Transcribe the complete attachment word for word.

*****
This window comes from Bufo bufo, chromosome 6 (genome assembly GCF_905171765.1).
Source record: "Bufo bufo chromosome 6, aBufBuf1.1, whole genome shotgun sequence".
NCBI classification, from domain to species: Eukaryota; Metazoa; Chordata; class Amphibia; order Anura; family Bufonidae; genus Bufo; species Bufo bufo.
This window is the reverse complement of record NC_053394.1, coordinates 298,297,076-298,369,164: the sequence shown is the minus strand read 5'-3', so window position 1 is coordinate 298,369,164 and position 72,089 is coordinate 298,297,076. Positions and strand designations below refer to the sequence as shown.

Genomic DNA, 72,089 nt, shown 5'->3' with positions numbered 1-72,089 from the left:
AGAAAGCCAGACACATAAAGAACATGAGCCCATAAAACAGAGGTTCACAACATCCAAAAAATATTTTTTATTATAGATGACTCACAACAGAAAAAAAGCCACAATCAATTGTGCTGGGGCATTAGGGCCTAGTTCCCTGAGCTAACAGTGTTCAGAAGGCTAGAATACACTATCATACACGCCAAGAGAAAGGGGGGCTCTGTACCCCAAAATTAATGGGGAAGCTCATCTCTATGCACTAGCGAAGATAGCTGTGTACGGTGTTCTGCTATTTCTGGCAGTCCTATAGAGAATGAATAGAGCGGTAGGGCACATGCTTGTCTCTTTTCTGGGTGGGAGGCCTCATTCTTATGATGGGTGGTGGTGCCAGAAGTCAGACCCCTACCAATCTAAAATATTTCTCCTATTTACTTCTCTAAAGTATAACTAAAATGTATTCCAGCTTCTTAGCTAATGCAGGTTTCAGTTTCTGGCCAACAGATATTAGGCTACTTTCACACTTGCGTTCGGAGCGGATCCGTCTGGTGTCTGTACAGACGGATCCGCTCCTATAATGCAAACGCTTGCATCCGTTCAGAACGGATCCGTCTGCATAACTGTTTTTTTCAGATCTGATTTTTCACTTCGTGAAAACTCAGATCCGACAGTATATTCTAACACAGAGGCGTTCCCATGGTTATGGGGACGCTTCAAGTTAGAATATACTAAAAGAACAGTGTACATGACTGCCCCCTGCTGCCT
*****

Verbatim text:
This window comes from Bufo bufo, chromosome 6 (genome assembly GCF_905171765.1).
Source record: "Bufo bufo chromosome 6, aBufBuf1.1, whole genome shotgun sequence".
NCBI classification, from domain to species: Eukaryota; Metazoa; Chordata; class Amphibia; order Anura; family Bufonidae; genus Bufo; species Bufo bufo.
This window is the reverse complement of record NC_053394.1, coordinates 298,297,076-298,369,164: the sequence shown is the minus strand read 5'-3', so window position 1 is coordinate 298,369,164 and position 72,089 is coordinate 298,297,076. Positions and strand designations below refer to the sequence as shown.

Genomic DNA, 72,089 nt, shown 5'->3' with positions numbered 1-72,089 from the left:
AGAAAGCCAGACACATAAAGAACATGAGCCCATAAAACAGAGGTTCACAACATCCAAAAAATATTTTTTATTATAGATGACTCACAACAGAAAAAAAGCCACAATCAATTGTGCTGGGGCATTAGGGCCTAGTTCCCTGAGCTAACAGTGTTCAGAAGGCTAGAATACACTATCATACACGCCAAGAGAAAGGGGGGCTCTGTACCCCAAAATTAATGGGGAAGCTCATCTCTATGCACTAGCGAAGATAGCTGTGTACGGTGTTCTGCTATTTCTGGCAGTCCTATAGAGAATGAATAGAGCGGTAGGGCACATGCTTGTCTCTTTTCTGGGTGGGAGGCCTCATTCTTATGATGGGTGGTGGTGCCAGAAGTCAGACCCCTACCAATCTAAAATATTTCTCCTATTTACTTCTCTAAAGTATAACTAAAATGTATTCCAGCTTCTTAGCTAATGCAGGTTTCAGTTTCTGGCCAACAGATATTAGGCTACTTTCACACTTGCGTTCGGAGCGGATCCGTCTGGTGTCTGTACAGACGGATCCGCTCCTATAATGCAAACGCTTGCATCCGTTCAGAACGGATCCGTCTGCATAACTGTTTTTTTCAGATCTGATTTTTCACTTCGTGAAAACTCAGATCCGACAGTATATTCTAACACAGAGGCGTTCCCATGGTTATGGGGACGCTTCAAGTTAGAATATACTAAAAGAACAGTGTACATGACTGCCCCCTGCTGCCT